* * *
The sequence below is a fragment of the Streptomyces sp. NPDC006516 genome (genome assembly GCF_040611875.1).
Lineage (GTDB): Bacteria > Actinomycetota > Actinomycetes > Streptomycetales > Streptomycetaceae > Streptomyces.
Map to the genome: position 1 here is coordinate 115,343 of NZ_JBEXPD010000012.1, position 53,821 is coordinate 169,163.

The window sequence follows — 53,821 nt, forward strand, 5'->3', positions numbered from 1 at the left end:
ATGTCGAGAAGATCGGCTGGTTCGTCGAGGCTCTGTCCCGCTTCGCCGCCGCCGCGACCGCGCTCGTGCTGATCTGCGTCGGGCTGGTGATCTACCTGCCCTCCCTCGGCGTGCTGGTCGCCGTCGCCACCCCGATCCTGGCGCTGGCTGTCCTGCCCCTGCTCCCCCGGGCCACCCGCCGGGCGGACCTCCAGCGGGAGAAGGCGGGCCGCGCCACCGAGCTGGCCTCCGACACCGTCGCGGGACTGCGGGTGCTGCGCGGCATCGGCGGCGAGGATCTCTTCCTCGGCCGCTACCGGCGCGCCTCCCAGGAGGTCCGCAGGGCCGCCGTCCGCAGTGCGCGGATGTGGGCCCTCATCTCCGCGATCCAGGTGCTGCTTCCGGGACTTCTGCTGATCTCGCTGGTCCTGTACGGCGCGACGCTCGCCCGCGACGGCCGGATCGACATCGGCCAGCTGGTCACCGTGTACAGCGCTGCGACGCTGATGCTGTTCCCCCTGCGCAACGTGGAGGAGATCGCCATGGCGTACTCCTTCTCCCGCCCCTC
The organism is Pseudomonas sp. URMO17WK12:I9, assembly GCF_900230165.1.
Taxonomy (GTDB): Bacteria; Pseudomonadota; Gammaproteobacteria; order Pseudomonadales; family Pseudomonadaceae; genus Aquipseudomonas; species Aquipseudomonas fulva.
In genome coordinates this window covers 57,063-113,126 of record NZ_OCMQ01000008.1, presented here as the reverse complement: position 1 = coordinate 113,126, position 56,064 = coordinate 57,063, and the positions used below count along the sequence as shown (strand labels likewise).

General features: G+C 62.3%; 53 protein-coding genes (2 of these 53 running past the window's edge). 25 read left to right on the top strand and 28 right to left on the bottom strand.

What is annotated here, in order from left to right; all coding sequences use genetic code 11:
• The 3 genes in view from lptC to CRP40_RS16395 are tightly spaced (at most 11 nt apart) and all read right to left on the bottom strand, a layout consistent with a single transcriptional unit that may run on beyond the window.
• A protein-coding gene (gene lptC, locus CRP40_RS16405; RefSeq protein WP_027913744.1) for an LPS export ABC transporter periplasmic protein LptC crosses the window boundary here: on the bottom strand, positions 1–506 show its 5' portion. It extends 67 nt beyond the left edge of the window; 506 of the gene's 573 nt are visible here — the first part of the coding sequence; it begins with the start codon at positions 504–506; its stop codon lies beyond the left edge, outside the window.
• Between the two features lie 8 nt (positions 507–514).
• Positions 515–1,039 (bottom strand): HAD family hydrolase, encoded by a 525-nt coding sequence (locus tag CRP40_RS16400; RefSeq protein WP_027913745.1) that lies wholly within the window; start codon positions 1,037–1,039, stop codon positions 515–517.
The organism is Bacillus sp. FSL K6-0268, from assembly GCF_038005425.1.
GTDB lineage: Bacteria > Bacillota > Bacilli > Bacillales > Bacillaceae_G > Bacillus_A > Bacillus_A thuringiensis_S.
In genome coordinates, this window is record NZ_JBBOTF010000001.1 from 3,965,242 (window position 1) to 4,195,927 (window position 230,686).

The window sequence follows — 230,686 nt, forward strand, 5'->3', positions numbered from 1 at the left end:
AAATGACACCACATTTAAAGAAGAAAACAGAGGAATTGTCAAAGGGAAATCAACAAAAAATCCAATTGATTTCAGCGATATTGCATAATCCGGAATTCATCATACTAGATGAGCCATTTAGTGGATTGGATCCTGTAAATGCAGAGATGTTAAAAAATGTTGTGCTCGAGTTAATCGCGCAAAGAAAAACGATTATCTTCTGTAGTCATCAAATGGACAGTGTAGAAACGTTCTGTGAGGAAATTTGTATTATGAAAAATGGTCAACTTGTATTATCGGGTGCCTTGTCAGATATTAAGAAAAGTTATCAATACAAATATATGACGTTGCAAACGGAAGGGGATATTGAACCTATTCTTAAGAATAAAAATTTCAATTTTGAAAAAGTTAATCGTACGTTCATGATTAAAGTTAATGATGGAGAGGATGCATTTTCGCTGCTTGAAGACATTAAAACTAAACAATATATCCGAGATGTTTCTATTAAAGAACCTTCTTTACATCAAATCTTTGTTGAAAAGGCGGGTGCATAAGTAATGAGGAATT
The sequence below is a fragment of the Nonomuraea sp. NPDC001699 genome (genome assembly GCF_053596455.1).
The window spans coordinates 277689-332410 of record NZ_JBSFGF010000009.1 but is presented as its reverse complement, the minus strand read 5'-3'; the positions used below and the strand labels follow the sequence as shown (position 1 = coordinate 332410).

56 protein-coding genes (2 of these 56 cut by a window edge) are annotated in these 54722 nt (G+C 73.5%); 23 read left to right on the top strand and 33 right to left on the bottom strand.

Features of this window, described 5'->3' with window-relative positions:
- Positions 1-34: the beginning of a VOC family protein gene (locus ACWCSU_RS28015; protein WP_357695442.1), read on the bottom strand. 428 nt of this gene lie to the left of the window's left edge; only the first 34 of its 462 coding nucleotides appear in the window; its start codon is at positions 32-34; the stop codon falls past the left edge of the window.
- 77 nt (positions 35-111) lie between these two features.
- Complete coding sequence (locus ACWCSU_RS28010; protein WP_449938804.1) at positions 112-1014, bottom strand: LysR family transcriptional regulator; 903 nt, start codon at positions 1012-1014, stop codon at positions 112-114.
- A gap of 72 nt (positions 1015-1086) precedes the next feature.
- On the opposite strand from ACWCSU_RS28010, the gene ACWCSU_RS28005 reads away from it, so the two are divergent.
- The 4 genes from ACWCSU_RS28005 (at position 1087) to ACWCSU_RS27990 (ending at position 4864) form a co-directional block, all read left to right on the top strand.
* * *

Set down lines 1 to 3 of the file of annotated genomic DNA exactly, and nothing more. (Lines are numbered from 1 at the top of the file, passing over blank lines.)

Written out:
The sequence below is a fragment of the Streptomyces sp. NPDC006516 genome (genome assembly GCF_040611875.1).
Lineage (GTDB): Bacteria > Actinomycetota > Actinomycetes > Streptomycetales > Streptomycetaceae > Streptomyces.
Map to the genome: position 1 here is coordinate 115,343 of NZ_JBEXPD010000012.1, position 53,821 is coordinate 169,163.